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06/22/2009 12:57 PM     print story email story  

House Transportation Bill Could Redefine U.S. Policy News

The House Transportation and Infrastructure Committee introduced a blueprint for the federal transportation authorization bill Friday. 

The bill has the potential to shift U.S. transportation policy away from car dependency and takes strong steps in that direction by committing $100 billion toward transit, authorizing $50 billion for high-speed rail, and making it easier for metropolitan areas to direct funds to cleaner transportation projects.

In addition to funding public transportation and rail improvements, the bill makes it easier for cities to fund transit and projects for bicyclists and pedestrians by shifting more authority to Metropolitan Planning Organizations (MPOs). The bill also sets aside $50 billion for cities to reduce congestion by expanding and improving transit.

“Letting cities determine how they spend their transportation money is a good thing,” Rob McCulloch, Transportation Advocate for Environment America said. “Most mayors and MPOs understand that transit and cleaner transportation options are better at keeping people moving and take cars off the road. Plus, transit and rail produce only a third of the global warming pollution of comparable car travel.”

While the Surface Transportation Assistance Act (STAA) strives to lessen environmental impacts and ties transportation improvements to reducing global warming pollution, the bill does not set specific pollution or oil-consumption reduction targets. The transportation sector accounts for a third of U.S. global warming pollution and 70% of domestic oil consumption.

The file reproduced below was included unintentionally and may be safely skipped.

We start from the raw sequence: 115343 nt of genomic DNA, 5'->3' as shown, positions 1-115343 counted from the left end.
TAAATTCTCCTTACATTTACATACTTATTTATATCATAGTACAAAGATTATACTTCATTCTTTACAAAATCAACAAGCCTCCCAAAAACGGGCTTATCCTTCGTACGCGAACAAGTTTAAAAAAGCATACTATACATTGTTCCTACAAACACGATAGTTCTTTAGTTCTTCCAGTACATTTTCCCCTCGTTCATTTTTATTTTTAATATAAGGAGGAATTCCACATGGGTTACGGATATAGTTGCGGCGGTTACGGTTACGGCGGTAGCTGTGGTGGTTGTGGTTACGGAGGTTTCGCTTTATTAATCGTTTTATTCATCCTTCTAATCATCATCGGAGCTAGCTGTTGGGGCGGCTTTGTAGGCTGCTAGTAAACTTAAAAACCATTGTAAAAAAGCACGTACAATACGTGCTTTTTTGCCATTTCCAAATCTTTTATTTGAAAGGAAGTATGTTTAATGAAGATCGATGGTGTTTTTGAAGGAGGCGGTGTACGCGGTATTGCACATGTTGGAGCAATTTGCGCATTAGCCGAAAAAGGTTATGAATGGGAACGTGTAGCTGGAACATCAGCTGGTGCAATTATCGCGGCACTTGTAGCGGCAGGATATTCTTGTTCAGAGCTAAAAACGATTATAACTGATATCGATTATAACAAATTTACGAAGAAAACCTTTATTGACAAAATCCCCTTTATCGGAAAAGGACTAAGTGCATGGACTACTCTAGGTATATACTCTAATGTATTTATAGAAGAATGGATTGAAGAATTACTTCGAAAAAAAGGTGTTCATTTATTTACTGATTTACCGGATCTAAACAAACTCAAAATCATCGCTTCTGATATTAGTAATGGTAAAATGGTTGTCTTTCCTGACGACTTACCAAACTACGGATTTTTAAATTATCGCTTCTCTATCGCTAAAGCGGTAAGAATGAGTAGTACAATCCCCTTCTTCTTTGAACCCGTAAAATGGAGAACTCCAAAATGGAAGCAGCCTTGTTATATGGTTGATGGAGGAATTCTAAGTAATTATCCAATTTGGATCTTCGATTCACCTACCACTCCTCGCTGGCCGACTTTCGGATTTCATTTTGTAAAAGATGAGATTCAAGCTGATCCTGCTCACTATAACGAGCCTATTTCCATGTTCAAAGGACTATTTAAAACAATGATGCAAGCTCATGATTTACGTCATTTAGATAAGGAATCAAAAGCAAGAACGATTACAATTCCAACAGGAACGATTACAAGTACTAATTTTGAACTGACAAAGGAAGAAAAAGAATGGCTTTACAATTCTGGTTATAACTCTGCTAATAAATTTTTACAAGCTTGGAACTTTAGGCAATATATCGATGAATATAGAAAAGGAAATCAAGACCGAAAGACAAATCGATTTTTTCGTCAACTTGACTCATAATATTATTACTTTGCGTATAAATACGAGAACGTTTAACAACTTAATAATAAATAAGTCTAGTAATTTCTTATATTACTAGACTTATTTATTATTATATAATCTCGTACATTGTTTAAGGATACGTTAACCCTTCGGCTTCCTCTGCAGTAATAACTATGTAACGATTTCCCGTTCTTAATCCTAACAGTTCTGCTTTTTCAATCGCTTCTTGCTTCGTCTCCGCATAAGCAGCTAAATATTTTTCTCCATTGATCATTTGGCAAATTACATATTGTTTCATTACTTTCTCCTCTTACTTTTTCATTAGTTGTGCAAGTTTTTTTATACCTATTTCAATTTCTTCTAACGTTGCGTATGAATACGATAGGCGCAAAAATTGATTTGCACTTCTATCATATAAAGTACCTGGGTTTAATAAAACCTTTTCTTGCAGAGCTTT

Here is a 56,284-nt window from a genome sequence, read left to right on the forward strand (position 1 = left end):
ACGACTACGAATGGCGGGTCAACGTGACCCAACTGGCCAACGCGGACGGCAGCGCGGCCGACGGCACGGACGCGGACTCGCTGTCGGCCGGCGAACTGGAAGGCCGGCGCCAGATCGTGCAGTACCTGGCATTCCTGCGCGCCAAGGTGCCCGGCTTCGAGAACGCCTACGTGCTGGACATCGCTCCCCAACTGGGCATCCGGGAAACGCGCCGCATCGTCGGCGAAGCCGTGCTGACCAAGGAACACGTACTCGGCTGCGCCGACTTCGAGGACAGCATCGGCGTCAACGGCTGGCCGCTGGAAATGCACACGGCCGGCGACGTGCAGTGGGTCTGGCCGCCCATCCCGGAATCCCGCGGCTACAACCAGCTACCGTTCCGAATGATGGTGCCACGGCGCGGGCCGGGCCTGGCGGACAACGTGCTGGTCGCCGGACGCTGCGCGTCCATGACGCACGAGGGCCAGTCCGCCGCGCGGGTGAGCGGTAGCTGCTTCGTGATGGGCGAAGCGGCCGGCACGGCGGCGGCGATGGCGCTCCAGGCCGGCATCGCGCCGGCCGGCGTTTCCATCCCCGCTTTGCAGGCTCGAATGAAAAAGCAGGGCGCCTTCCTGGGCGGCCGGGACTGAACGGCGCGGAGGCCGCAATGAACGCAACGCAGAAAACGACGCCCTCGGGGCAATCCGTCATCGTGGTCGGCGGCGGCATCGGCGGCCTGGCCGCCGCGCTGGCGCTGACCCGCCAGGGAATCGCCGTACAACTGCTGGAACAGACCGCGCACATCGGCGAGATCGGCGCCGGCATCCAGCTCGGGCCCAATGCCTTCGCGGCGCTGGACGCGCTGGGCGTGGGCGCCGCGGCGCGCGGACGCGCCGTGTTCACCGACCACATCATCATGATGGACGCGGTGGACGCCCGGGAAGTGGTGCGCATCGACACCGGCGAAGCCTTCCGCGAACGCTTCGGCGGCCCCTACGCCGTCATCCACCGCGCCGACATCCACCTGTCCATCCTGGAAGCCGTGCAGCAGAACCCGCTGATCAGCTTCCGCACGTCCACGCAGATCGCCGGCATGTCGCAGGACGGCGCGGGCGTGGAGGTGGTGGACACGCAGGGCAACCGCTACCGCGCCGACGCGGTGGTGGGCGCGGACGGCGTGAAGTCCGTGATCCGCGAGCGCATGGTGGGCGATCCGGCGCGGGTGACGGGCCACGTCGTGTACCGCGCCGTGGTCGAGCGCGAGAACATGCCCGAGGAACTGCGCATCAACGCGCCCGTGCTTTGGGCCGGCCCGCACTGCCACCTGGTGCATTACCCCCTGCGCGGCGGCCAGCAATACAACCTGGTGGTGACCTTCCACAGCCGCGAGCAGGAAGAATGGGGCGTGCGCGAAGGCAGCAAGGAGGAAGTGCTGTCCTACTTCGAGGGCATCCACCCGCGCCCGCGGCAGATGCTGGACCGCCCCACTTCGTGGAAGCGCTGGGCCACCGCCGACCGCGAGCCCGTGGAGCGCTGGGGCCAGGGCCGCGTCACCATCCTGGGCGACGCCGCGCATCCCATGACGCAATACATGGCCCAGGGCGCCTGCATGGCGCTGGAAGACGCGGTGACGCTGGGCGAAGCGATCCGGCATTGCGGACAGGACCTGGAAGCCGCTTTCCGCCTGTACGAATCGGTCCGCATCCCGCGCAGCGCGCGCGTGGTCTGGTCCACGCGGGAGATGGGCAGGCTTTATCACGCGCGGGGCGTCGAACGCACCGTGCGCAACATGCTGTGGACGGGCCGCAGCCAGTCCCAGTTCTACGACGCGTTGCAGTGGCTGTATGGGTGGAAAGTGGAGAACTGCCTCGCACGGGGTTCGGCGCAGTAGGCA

Legislation introduced recently in the House and Senate sets national transportation objectives to include reducing transportation-generated carbon dioxide 40% by 2030, eliminating exposure to harmful levels of transportation-related air pollution, reducing car vehicle miles traveled by 16% in 20 years, as well as tripling walking, biking, and public transit use in 20 years.

Environment America and a coalition of more than 140 national and regional environmental, public interest, health and business groups are calling for these objectives to be incorporated in the Surface Transportation Assistance Act.

“We laud Chairman Oberstar in his efforts to overhaul transportation policy in this blueprint,” McCulloch said. “However, in order to reduce transportation pollution to levels that will help solve global warming, we need a system that prioritizes clean transportation such as transit and rail ahead of new highways.  Environment America is calling on the committee to include transportation objectives that set specific pollution reduction targets and to make cleaner transportation the main way to reach them in order to build a cleaner, safer, stronger America.”

The T&I Committee plans in coming weeks to introduce the full Surface Transportation Assistance Act (STAA), which will determine federal transportation investments for the next six years.

Reader Comments (1)

Hasan A.

Date Posted:
06/24/09 04:10 PM

Its good to see that there may be more funding for public transportation. Even though I have a car, I take the bus frequently to work so I can limit my fuel consumption and CO2 emissions. I currently intern at a company called TransLoc ( which creates interactive live bus maps. TransLoc helps me and many others take the bus since we can now see exactly where the bus is. I also don't have to pay for gas anymore.

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